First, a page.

Post Tagged with: "Husker Du"

Gimme Five: Overlooked Albums by Bad Company, Genesis, Husker Du, others

Gimme Five: Overlooked Albums by Bad Company, Genesis, Husker Du, others

Call this one: A Trip to St. Cecilia’s Orphanage for Homeless Albums.

Bob Mould discusses his musical debt to Richard Thompson: ‘It was sort of embarrassing’

For all of the musical ferocity associated with Bob Mould — both as a solo artist and as a key creative force in Husker Du and Sugar — there’s one key influence some might never have guessed: Folk legend Richard Thompson.

Bob Mould – Silver Age (2012)

Silver Age is that rarest of Bob Mould records: An unadorned, primal rocker, all bloody-knuckled riffs and flinty attitude with little or no introspection, much less sentiment. That makes sense, in many ways.

One Track Mind: Bob Mould, "The Descent" from Silver Age (2012)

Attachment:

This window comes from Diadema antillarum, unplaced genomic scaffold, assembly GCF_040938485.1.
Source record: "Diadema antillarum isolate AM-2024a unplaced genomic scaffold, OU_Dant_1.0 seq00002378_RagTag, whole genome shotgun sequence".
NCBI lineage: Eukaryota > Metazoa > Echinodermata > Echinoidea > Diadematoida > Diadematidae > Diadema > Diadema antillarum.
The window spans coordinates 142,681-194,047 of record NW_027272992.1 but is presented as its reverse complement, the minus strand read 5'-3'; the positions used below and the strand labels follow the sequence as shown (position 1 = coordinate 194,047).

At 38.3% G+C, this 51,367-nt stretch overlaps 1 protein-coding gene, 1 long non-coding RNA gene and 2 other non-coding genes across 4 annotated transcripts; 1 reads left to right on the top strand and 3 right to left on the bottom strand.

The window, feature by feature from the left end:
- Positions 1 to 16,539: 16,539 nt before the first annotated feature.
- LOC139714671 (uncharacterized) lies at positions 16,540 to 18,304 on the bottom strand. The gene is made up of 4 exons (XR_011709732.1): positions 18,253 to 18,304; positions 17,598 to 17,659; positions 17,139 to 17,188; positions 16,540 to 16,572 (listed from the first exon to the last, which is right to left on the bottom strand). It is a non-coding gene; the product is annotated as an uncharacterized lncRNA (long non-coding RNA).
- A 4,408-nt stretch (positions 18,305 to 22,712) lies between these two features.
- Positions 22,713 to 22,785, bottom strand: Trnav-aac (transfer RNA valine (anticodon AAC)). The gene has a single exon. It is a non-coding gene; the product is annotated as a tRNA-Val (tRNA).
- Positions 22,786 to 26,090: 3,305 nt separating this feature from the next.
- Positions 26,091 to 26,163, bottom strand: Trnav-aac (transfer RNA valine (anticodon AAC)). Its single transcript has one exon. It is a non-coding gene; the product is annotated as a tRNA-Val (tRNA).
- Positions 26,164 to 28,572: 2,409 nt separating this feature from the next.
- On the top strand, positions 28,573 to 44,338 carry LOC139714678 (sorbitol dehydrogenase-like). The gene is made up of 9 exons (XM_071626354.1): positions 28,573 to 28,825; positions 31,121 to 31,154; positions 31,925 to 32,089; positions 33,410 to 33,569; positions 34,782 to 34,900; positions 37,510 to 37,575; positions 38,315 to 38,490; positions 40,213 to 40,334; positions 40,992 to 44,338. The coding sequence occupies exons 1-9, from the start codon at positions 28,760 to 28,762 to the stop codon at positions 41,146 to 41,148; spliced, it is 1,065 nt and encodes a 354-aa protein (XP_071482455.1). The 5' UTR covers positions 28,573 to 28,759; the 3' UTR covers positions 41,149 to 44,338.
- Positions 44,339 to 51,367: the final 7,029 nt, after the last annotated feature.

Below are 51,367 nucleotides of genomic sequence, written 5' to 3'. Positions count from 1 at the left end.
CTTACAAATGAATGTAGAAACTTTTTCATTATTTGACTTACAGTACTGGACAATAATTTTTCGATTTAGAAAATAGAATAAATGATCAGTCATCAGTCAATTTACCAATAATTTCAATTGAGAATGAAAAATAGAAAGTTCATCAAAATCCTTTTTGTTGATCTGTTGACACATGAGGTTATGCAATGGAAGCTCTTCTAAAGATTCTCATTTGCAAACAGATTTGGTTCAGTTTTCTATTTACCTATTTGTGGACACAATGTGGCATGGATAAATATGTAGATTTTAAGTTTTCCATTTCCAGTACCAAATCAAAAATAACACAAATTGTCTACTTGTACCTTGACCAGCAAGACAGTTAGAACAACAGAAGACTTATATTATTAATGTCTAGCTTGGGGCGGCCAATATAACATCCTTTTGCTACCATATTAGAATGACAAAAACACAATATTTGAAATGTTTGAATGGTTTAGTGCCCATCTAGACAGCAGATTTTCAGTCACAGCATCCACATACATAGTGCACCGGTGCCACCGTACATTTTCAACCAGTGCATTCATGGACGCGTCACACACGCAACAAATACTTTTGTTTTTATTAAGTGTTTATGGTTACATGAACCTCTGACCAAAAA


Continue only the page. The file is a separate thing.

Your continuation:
The recent reissue of Bob Mould’s underrated early-1990s work with Sugar was but prologue for this new single — a burst of guitar-pop blitzkrieg that recalls his Husker Du-era work on Flip Your Wig.

Bob Mould to perform 'Copper Blue' in its entirety at this year's Noise Pop Festival

Bob Mould will perform 1992’s Copper Blue, from his post-Husker Du band Sugar, as part of the 20th annual Noise Pop Festival in San Francisco.

Forgotten series: Husker Du/Bob Mould

by Nick DeRiso Start with Husker Du’s “Everything Falls Apart,” a 1982 release that was a little more cohesive than the live debut. They chew UP Donovan’s “Sunshine Superman.” Eleven years later, “Everything Falls Apart” was released again on CD (and this is funny) with some extras as “Everything Falls Apart … and More.” More than — everything? Cool. (P.S.:Read More

Rhino's DiY series; Husker Du – Zen Arcade; and Rollins Band – The End of the Silence

by Nick DeRiso A pair of early 1990s Rhino compilations, all punky guts and art-rock pretention – without being pretentious – showed how the Do It Yourself aesthetic was given great depth by the almighty hook. Taken together, they’re a nice overview of the British punk explosion and the last days of the UK power-pop days. There’s some overlap, tooRead More